Perhaps waking up at 5am this morning wasn’t one of my greatest ideas…but I’m making up for it now. 🙂
I’ve had some fascinating First Aid training today, and was pretty impressed by both the trainer and what he taught us.
First, some context: I’ve been trained in First Aid At Work for about about 8-9 years now. First Aid At Work is the most basic medical training you can get.
First Aid At Work tries to teach you how to stop someone dying before an ambulance arrives – don’t ask me to bandage wounds or fix broken bones, let alone amputate a limb! And my youngest brother, Rich, who’s a proper paramedic, would doubtless laugh at my “training”.
Previous First Aid courses have taught me all the usual stuff: CPR, mouth-to-mouth and the recovery position, plus a little bit of bandaging. But they made it all seem so complicated and beset with small details that my big worry has always been: could I remember all this in an emergency?
The guy who taught us today, a very likable ex-Army chap called Tony, was far more practical. Basically, all we First-Aiders can do – all we need to do – is present the emergency services with a viable patient upon their arrival.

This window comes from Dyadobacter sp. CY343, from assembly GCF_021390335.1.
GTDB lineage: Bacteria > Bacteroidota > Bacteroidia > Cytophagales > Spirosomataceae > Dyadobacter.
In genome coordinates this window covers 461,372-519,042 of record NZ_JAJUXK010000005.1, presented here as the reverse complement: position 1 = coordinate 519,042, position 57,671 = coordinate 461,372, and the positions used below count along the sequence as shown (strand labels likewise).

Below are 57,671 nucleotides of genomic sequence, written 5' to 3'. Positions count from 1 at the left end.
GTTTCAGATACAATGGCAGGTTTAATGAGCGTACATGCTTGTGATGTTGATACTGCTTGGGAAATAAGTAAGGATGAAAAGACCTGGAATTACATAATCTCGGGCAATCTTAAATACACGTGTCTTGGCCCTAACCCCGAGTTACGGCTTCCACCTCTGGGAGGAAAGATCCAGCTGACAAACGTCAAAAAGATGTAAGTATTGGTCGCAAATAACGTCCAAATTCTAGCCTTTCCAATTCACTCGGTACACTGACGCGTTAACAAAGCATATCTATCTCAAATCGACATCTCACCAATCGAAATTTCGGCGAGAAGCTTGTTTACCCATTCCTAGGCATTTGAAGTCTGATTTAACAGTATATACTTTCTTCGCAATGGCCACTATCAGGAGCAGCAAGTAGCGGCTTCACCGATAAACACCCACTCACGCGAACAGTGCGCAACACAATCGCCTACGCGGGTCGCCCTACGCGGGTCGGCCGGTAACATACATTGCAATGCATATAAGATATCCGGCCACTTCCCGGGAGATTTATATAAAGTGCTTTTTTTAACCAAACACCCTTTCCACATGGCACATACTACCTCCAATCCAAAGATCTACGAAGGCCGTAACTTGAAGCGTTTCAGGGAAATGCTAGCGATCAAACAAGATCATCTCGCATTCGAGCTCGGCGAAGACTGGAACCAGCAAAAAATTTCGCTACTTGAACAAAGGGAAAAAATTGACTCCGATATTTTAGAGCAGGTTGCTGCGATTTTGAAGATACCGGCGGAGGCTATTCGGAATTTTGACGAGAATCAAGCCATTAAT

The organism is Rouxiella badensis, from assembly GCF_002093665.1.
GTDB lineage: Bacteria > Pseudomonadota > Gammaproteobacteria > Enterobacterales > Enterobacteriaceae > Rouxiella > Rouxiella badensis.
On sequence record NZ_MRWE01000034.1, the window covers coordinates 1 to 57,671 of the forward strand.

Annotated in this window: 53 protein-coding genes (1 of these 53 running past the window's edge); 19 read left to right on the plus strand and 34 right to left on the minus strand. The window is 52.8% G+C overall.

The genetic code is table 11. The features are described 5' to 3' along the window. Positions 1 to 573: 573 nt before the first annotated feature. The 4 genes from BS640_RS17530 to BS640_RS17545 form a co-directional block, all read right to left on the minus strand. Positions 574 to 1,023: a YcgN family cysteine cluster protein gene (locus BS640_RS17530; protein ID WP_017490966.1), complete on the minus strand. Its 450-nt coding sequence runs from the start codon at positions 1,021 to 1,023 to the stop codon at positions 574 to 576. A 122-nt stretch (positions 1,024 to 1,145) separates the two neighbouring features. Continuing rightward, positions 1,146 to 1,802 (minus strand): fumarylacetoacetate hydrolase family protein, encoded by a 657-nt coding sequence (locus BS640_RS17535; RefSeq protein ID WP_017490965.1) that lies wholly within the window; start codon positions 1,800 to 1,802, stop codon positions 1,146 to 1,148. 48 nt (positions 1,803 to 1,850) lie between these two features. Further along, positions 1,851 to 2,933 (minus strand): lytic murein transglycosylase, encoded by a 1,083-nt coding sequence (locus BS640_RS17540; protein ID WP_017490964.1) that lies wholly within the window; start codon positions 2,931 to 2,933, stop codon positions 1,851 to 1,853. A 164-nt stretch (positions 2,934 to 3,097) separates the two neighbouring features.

Which is to say, try not to let the victim bleed to death and start performing CPR/mouth-to-mouth – if necessary – as soon as you can.
And that’s it.
We didn’t practice anything on a dummy – all of us in the training had learnt that stuff before and the basic techniques have become increasingly streamlined until these days you’d be hard pressed to get them badly wrong (by which I mean fatally wrong).
Instead Tony spent the time impressing us with the basics and having us look at some real-life patients we might encounter, i.e., not a person lying quietly on their back on the ground waiting for our diagnoses. We then ran through the small number of possible techniques and treatments we could bring to bear, looking at if, when and how to apply them in.
The result is that I now feel a lot more confident about using the few techniques I do know, rather than before, where I supposedly knew more but was very nervous about putting any of it into practice.
Just for today let’s not talk about the evil Daily Mail or religion or some other stupidity, shall we? Let’s talk about how lucky we (the Lovely Melanie and I) are in having a couple of the best daughters a parent could wish for, eh?
Case in point #1 – the Lovely Melanie took Millie to a party held at and by the library yesterday (presumably because it’s half term at the moment) where she tells me that, amongst other things, they had a sort of talent show for the children there with a prize of some sweets for anyone brave enough to get up and perform.